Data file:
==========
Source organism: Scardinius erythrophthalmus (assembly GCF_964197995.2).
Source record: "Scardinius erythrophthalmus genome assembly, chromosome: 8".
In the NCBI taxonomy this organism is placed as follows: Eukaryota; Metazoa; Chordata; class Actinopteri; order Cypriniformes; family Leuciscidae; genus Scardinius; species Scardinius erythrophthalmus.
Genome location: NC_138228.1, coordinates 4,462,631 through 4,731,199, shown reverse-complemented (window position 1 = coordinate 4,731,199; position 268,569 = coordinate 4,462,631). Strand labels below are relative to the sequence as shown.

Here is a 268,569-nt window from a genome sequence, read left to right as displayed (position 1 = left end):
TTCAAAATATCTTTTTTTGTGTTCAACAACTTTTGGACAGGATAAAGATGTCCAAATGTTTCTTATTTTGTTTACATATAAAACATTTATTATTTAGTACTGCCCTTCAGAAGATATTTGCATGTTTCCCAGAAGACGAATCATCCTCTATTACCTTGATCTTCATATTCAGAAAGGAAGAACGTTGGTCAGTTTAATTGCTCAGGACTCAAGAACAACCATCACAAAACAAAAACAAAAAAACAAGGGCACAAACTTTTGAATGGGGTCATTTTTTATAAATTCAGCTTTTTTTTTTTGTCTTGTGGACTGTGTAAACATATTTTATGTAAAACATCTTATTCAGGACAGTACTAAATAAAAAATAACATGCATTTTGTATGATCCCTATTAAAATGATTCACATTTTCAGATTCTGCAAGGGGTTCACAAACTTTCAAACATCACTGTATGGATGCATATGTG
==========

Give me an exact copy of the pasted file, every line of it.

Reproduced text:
Source organism: Scardinius erythrophthalmus (assembly GCF_964197995.2).
Source record: "Scardinius erythrophthalmus genome assembly, chromosome: 8".
In the NCBI taxonomy this organism is placed as follows: Eukaryota; Metazoa; Chordata; class Actinopteri; order Cypriniformes; family Leuciscidae; genus Scardinius; species Scardinius erythrophthalmus.
Genome location: NC_138228.1, coordinates 4,462,631 through 4,731,199, shown reverse-complemented (window position 1 = coordinate 4,731,199; position 268,569 = coordinate 4,462,631). Strand labels below are relative to the sequence as shown.

Here is a 268,569-nt window from a genome sequence, read left to right as displayed (position 1 = left end):
TTCAAAATATCTTTTTTTGTGTTCAACAACTTTTGGACAGGATAAAGATGTCCAAATGTTTCTTATTTTGTTTACATATAAAACATTTATTATTTAGTACTGCCCTTCAGAAGATATTTGCATGTTTCCCAGAAGACGAATCATCCTCTATTACCTTGATCTTCATATTCAGAAAGGAAGAACGTTGGTCAGTTTAATTGCTCAGGACTCAAGAACAACCATCACAAAACAAAAACAAAAAAACAAGGGCACAAACTTTTGAATGGGGTCATTTTTTATAAATTCAGCTTTTTTTTTTTGTCTTGTGGACTGTGTAAACATATTTTATGTAAAACATCTTATTCAGGACAGTACTAAATAAAAAATAACATGCATTTTGTATGATCCCTATTAAAATGATTCACATTTTCAGATTCTGCAAGGGGTTCACAAACTTTCAAACATCACTGTATGGATGCATATGTG